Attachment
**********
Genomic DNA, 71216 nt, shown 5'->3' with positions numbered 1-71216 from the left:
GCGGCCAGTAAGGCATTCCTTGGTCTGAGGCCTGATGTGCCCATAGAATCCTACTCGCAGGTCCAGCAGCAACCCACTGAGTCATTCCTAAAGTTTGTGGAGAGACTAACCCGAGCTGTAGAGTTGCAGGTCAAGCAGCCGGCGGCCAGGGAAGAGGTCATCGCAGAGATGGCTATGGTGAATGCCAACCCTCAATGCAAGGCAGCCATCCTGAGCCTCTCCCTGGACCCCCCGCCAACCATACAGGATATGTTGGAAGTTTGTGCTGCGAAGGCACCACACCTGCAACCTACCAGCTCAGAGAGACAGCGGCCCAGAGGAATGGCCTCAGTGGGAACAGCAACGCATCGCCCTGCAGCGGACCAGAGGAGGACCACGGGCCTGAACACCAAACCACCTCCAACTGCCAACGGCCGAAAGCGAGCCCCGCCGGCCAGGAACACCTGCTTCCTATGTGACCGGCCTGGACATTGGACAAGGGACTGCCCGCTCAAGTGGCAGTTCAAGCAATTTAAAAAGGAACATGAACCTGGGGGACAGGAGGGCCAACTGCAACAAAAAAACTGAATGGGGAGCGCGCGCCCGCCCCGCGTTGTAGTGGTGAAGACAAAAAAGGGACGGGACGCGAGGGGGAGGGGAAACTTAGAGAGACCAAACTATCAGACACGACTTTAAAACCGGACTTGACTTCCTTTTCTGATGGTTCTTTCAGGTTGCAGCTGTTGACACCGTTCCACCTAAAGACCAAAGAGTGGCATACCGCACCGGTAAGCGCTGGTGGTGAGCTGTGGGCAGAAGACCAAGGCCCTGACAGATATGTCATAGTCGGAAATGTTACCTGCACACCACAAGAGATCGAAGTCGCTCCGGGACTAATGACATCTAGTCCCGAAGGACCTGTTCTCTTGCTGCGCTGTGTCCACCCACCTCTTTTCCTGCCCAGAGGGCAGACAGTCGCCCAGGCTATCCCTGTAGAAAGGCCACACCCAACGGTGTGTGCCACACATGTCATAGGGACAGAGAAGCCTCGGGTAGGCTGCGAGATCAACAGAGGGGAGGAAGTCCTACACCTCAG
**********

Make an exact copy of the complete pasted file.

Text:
Genomic DNA, 71216 nt, shown 5'->3' with positions numbered 1-71216 from the left:
GCGGCCAGTAAGGCATTCCTTGGTCTGAGGCCTGATGTGCCCATAGAATCCTACTCGCAGGTCCAGCAGCAACCCACTGAGTCATTCCTAAAGTTTGTGGAGAGACTAACCCGAGCTGTAGAGTTGCAGGTCAAGCAGCCGGCGGCCAGGGAAGAGGTCATCGCAGAGATGGCTATGGTGAATGCCAACCCTCAATGCAAGGCAGCCATCCTGAGCCTCTCCCTGGACCCCCCGCCAACCATACAGGATATGTTGGAAGTTTGTGCTGCGAAGGCACCACACCTGCAACCTACCAGCTCAGAGAGACAGCGGCCCAGAGGAATGGCCTCAGTGGGAACAGCAACGCATCGCCCTGCAGCGGACCAGAGGAGGACCACGGGCCTGAACACCAAACCACCTCCAACTGCCAACGGCCGAAAGCGAGCCCCGCCGGCCAGGAACACCTGCTTCCTATGTGACCGGCCTGGACATTGGACAAGGGACTGCCCGCTCAAGTGGCAGTTCAAGCAATTTAAAAAGGAACATGAACCTGGGGGACAGGAGGGCCAACTGCAACAAAAAAACTGAATGGGGAGCGCGCGCCCGCCCCGCGTTGTAGTGGTGAAGACAAAAAAGGGACGGGACGCGAGGGGGAGGGGAAACTTAGAGAGACCAAACTATCAGACACGACTTTAAAACCGGACTTGACTTCCTTTTCTGATGGTTCTTTCAGGTTGCAGCTGTTGACACCGTTCCACCTAAAGACCAAAGAGTGGCATACCGCACCGGTAAGCGCTGGTGGTGAGCTGTGGGCAGAAGACCAAGGCCCTGACAGATATGTCATAGTCGGAAATGTTACCTGCACACCACAAGAGATCGAAGTCGCTCCGGGACTAATGACATCTAGTCCCGAAGGACCTGTTCTCTTGCTGCGCTGTGTCCACCCACCTCTTTTCCTGCCCAGAGGGCAGACAGTCGCCCAGGCTATCCCTGTAGAAAGGCCACACCCAACGGTGTGTGCCACACATGTCATAGGGACAGAGAAGCCTCGGGTAGGCTGCGAGATCAACAGAGGGGAGGAAGTCCTACACCTCAG